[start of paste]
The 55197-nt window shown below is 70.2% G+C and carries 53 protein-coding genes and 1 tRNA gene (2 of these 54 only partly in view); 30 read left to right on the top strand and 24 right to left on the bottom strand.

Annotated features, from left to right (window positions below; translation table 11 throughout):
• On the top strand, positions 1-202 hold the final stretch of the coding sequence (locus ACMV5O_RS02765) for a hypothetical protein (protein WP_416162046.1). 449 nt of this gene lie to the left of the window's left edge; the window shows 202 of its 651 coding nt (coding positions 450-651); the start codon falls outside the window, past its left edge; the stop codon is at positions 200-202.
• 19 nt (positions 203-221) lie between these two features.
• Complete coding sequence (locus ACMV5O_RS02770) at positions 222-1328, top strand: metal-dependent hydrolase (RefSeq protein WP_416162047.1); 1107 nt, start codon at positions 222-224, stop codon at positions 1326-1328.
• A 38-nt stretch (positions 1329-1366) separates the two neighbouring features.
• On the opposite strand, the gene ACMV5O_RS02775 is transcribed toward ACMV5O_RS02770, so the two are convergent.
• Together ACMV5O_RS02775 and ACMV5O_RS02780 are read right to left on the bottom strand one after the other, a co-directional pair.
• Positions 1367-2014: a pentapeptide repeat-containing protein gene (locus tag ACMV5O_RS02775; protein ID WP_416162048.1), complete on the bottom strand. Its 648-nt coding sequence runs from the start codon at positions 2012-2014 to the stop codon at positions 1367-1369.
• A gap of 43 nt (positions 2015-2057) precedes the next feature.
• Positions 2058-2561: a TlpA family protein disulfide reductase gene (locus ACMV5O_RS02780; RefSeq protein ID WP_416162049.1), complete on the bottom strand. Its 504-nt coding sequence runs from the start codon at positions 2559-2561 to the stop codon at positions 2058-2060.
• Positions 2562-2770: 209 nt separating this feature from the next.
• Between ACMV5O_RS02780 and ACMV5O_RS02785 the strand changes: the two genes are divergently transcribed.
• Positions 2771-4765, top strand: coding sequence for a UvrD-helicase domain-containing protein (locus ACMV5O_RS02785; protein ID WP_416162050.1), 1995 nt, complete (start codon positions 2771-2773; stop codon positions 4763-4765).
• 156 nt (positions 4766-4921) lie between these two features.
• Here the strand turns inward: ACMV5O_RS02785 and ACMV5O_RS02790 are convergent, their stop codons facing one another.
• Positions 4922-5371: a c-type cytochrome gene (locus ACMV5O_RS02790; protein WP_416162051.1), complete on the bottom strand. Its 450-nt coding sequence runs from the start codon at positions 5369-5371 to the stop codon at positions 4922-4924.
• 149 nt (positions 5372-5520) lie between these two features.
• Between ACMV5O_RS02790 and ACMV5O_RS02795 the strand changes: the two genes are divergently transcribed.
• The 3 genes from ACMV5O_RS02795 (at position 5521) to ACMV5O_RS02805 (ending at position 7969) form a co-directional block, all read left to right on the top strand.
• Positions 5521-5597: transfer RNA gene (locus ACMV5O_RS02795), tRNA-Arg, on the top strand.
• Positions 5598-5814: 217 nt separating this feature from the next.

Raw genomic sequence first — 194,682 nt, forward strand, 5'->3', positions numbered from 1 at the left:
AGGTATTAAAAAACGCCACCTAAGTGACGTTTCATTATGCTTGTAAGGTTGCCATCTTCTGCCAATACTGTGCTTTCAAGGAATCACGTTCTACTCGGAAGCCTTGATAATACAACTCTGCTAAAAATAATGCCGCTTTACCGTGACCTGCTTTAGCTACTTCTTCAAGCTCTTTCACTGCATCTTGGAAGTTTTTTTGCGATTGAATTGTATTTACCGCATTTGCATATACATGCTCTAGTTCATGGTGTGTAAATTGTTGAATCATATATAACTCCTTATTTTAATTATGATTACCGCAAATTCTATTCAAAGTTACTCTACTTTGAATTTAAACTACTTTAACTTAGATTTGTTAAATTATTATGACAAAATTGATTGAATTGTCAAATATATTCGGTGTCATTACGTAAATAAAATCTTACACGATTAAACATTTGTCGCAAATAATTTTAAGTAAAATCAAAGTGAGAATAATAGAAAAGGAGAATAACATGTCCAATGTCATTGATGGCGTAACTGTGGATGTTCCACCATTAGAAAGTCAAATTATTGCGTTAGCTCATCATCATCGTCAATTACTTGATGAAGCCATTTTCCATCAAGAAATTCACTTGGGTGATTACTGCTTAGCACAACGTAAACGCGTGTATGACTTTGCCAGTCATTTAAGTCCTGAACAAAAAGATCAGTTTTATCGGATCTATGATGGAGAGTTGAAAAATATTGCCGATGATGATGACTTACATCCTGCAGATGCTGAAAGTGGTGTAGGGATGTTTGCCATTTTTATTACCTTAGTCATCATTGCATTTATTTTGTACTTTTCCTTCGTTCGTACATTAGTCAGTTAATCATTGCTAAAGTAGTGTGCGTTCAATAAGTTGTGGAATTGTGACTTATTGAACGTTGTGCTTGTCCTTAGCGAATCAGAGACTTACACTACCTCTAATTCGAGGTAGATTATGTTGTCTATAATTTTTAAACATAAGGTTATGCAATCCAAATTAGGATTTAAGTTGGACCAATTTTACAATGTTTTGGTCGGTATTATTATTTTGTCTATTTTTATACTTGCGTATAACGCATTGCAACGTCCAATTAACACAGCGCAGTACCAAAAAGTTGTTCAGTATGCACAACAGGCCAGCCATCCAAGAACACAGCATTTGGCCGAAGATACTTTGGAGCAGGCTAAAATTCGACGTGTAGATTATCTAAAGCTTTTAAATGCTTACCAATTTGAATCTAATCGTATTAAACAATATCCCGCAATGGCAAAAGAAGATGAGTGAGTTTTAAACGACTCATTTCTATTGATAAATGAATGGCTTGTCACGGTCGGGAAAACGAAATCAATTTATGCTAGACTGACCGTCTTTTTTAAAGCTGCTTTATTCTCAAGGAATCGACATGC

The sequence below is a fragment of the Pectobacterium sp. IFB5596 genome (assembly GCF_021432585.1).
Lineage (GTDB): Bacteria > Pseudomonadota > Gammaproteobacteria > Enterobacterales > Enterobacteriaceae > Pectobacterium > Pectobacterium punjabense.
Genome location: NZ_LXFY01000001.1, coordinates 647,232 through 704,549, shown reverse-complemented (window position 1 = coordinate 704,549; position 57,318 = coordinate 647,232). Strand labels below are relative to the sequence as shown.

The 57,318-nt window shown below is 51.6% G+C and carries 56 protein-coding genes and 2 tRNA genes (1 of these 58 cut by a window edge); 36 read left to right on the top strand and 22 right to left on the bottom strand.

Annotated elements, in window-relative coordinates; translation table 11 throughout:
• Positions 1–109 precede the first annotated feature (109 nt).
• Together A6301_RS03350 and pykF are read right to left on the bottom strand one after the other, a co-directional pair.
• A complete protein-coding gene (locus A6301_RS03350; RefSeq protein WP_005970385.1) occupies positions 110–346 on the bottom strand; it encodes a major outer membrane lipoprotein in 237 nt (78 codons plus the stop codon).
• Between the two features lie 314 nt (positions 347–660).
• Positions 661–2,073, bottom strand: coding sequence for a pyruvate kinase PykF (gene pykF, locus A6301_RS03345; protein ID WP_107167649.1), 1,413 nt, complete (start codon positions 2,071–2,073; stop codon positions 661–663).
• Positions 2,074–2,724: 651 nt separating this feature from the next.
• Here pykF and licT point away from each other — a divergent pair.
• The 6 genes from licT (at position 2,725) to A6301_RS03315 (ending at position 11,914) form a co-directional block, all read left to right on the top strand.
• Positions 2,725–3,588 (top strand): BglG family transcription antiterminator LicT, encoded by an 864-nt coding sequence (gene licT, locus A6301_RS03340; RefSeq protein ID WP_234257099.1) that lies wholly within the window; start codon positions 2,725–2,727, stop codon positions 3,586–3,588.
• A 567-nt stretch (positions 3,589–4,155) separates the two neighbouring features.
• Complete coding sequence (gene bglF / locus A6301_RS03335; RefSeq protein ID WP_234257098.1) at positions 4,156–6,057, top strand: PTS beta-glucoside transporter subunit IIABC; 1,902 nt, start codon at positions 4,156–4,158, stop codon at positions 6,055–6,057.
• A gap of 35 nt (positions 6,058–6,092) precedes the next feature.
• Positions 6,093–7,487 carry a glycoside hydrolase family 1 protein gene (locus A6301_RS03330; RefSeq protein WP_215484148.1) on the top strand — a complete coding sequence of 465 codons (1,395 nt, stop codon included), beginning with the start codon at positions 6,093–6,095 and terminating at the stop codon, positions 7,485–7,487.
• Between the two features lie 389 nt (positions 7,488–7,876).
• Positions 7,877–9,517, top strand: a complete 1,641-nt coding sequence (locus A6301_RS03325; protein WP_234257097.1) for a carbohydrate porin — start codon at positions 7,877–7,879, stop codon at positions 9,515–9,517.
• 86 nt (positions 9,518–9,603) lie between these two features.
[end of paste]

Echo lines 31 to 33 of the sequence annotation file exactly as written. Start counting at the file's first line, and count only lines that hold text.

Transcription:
• Together A6301_RS03350 and pykF are read right to left on the bottom strand one after the other, a co-directional pair.
• A complete protein-coding gene (locus A6301_RS03350; RefSeq protein WP_005970385.1) occupies positions 110–346 on the bottom strand; it encodes a major outer membrane lipoprotein in 237 nt (78 codons plus the stop codon).
• Between the two features lie 314 nt (positions 347–660).